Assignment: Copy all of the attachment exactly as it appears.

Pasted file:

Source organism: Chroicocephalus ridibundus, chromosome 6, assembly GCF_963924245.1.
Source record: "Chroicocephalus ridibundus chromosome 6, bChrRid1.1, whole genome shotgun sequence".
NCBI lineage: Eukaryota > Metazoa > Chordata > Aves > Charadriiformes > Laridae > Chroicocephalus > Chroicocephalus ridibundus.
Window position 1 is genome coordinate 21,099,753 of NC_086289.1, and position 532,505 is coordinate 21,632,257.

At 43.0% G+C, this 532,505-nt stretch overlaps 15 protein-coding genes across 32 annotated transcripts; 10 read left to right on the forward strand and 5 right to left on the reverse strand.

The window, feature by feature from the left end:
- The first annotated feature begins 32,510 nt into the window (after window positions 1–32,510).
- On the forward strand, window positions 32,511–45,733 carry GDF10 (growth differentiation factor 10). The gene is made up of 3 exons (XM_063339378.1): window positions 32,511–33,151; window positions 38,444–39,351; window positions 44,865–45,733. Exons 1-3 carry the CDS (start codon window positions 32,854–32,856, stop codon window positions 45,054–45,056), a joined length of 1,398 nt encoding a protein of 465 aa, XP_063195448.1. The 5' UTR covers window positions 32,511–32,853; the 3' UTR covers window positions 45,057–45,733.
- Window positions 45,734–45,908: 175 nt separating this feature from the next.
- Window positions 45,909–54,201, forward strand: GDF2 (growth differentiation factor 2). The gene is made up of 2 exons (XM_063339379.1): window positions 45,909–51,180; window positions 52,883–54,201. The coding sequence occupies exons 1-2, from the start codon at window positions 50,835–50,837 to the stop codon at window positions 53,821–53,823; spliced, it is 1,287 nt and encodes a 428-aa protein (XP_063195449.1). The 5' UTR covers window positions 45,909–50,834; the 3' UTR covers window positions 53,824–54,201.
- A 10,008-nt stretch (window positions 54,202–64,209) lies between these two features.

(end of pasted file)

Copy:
Source organism: Chroicocephalus ridibundus, chromosome 6, assembly GCF_963924245.1.
Source record: "Chroicocephalus ridibundus chromosome 6, bChrRid1.1, whole genome shotgun sequence".
NCBI lineage: Eukaryota > Metazoa > Chordata > Aves > Charadriiformes > Laridae > Chroicocephalus > Chroicocephalus ridibundus.
Window position 1 is genome coordinate 21,099,753 of NC_086289.1, and position 532,505 is coordinate 21,632,257.

At 43.0% G+C, this 532,505-nt stretch overlaps 15 protein-coding genes across 32 annotated transcripts; 10 read left to right on the forward strand and 5 right to left on the reverse strand.

The window, feature by feature from the left end:
- The first annotated feature begins 32,510 nt into the window (after window positions 1–32,510).
- On the forward strand, window positions 32,511–45,733 carry GDF10 (growth differentiation factor 10). The gene is made up of 3 exons (XM_063339378.1): window positions 32,511–33,151; window positions 38,444–39,351; window positions 44,865–45,733. Exons 1-3 carry the CDS (start codon window positions 32,854–32,856, stop codon window positions 45,054–45,056), a joined length of 1,398 nt encoding a protein of 465 aa, XP_063195448.1. The 5' UTR covers window positions 32,511–32,853; the 3' UTR covers window positions 45,057–45,733.
- Window positions 45,734–45,908: 175 nt separating this feature from the next.
- Window positions 45,909–54,201, forward strand: GDF2 (growth differentiation factor 2). The gene is made up of 2 exons (XM_063339379.1): window positions 45,909–51,180; window positions 52,883–54,201. The coding sequence occupies exons 1-2, from the start codon at window positions 50,835–50,837 to the stop codon at window positions 53,821–53,823; spliced, it is 1,287 nt and encodes a 428-aa protein (XP_063195449.1). The 5' UTR covers window positions 45,909–50,834; the 3' UTR covers window positions 53,824–54,201.
- A 10,008-nt stretch (window positions 54,202–64,209) lies between these two features.